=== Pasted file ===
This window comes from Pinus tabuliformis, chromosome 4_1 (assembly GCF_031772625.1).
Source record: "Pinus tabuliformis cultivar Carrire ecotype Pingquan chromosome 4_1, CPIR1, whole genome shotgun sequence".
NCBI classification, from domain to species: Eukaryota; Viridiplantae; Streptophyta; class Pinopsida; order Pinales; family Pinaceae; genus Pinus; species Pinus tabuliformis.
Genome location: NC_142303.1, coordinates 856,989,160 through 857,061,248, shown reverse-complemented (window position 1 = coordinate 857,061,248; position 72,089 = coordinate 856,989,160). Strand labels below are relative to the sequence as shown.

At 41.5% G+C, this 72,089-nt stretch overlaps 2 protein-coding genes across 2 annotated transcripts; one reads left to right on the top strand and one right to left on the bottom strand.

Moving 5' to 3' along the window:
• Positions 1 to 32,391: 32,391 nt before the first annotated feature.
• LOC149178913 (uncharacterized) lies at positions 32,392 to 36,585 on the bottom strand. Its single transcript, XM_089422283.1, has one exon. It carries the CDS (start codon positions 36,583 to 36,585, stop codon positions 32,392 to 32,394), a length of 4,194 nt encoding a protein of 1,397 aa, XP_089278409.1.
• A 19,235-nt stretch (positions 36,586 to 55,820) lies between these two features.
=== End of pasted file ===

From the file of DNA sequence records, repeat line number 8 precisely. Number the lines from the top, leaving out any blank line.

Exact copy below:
• LOC149178913 (uncharacterized) lies at positions 32,392 to 36,585 on the bottom strand. Its single transcript, XM_089422283.1, has one exon. It carries the CDS (start codon positions 36,583 to 36,585, stop codon positions 32,392 to 32,394), a length of 4,194 nt encoding a protein of 1,397 aa, XP_089278409.1.